Something in the Planet Money report gave me pause - when 'free' grocery store bags stop being free, sales of (heavier, so they use more plastic) trash bags go way up!
posted by dbmcd at 1:28 PM on May 28 [2 favorites]

There are probably technical bases for critique of these articles (e.g., boiling down all post-use environmental issues to one number must require some pretty big assumptions), but they're really nothing anyone should struggle with seeing the limitations of?

The science shows that plastic shopping bags have a much lower carbon footprint and global warming potential than paper and reusables, if the reusables are not re-used multiple times.

I mean, honestly, just look at that sentence (from one of the articles linked from your link)! Yes, if you assume that people do not take advantage of the very feature which would make it superior, it won't be superior.

The same article says that LDPE bags would need to be used all of *four* times to match the real use case of the HDPE bag. Nonwoven PP bags, *eleven*. I'm not the most organized person, but I've had the same Tom Bihn grocery bag (which I think counts as an LDPE bag, as it's woven) for four-ish years. If you make a weekly grocery run, that's all of three months' use.

The most "expensive" one is cotton bags. Even there, there's an obvious caveat: a cotton bag can carry heavier items without double-bagging (and doubling the cost).
posted by praemunire at 1:39 PM on May 28 [4 favorites]

As I've understood it, the problem with plastic has always been what happens to it after it's done being used, not what goes into creating it.

Single use plastic bags are so flimsy and lightweight they blow away and pollute the environment without people littering deliberately. Products with corners easily tear them. And because they're given away for free, lots of people think nothing of receiving a bunch of new bags every time they go shopping and then just tossing them out.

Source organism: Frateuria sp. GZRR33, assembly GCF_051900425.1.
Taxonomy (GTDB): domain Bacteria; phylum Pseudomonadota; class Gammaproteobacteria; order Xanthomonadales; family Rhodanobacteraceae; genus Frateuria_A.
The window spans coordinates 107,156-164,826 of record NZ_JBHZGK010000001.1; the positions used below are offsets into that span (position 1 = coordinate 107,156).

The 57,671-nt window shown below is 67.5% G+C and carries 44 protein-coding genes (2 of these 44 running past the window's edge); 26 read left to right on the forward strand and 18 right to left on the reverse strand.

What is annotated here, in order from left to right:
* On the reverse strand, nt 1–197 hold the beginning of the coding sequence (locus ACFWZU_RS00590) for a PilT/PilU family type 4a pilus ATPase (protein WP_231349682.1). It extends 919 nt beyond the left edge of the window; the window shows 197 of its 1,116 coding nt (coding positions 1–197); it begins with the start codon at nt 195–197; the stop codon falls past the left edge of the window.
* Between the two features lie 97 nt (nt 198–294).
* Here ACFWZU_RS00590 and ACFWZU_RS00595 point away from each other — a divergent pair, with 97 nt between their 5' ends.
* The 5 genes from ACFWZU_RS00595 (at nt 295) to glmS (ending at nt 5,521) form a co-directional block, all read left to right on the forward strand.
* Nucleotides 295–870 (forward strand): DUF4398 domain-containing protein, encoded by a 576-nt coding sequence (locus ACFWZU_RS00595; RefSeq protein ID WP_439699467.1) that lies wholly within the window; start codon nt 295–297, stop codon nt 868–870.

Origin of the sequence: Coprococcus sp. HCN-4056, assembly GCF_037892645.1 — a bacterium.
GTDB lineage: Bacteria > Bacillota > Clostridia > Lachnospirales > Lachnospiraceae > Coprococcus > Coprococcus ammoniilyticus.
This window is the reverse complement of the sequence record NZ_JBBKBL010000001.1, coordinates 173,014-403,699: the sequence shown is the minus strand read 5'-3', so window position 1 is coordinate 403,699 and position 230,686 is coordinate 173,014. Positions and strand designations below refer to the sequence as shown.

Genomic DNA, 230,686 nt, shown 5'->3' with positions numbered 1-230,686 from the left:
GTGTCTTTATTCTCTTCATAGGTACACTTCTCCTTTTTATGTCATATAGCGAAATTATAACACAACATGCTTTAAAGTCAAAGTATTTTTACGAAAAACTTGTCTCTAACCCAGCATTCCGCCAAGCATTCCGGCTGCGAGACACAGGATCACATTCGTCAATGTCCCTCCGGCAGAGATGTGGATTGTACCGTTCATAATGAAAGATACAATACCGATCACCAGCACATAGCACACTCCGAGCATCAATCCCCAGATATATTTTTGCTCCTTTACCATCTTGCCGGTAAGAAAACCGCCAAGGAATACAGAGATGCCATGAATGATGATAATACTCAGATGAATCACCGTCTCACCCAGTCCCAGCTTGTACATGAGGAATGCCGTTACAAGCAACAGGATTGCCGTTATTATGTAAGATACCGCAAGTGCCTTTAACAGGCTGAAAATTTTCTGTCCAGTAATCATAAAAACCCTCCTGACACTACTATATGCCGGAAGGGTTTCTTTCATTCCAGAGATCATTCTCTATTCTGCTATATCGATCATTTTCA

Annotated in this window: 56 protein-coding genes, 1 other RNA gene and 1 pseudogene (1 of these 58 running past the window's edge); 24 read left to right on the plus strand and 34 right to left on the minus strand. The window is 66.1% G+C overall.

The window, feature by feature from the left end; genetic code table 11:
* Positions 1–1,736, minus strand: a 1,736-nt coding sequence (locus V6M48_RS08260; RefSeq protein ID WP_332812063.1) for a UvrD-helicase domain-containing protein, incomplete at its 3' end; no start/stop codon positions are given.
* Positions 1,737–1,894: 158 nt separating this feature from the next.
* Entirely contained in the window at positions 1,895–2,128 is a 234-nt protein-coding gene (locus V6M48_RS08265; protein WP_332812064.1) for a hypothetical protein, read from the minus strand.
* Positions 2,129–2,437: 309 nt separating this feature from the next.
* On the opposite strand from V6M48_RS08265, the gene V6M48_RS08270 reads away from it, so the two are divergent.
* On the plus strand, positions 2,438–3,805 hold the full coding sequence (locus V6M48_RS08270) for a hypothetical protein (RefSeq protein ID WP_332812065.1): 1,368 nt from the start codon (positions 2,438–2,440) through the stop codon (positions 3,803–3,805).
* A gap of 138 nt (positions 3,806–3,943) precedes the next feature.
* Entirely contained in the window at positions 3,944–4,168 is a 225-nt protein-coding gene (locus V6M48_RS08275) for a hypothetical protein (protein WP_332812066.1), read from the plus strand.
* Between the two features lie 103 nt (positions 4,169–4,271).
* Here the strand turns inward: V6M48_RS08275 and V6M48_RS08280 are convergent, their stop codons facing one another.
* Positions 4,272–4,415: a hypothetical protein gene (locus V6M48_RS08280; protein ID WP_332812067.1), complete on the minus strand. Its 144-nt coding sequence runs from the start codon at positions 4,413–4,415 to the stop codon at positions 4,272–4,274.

Last, many people think that those reusable bags don't get thrown away. I worked in marketing at trade shows, and they are a common giveaway item, and I know people that have 30-50 of them. Then, they downsize and end up donating/destroying most of the free bags they got.

Yes, this is an important point. Just like nearly every other product, way more are produced than anyone needs. Same goes for reusable water bottles and travel mugs. That's our society for you. Regulating promotional items destined for the landfill doesn't seem to be a popular issue yet.
posted by wondermouse at 2:06 PM on May 28 [3 favorites]

I heard a piece about this on NPR the other day (and perhaps they're citing the studies you mention), but it seems that the impact of bans is really not clearly a net positive. One of the issues is that people often reuse disposable plastic bags (eg for dog poop, or to line trash cans). In the story I heard, it seems that purchases of plastic garbage bags went up dramatically (like > 60%) in places where bag bans were instituted (this was specific to California, I believe). Plastic garbage bags are made of thicker (ie higher environmental impact) plastic than grocery bags, so this is not a good tradeoff.

Here's a link to the NPR story: It doesn't have links to the studies, but it does mention the name of the economist who analyzed the data (Rebecca Taylor), so you could probably find more info by googling her.
posted by number9dream at 2:08 PM on May 28 [2 favorites]

I've been poking around in these studies myself and a few things I might consider.

This PDF from the American Chemistry Council about plastics and recycling talks about how much HEAVIER non-plastic solid waste is as a way of explaining that it's worse for the environment. However it neglects to mention that this is more of a thing for single-stream solid waste and in many places (notably places with a bottle bill and good scrap recycling) a lot of this stuff doesn't wind up in the main waste stream at all. Glass and metal is heavier than plastic, true. Glass and metal have other, better and environmentally "cleaner" recycling options than plastic, also true.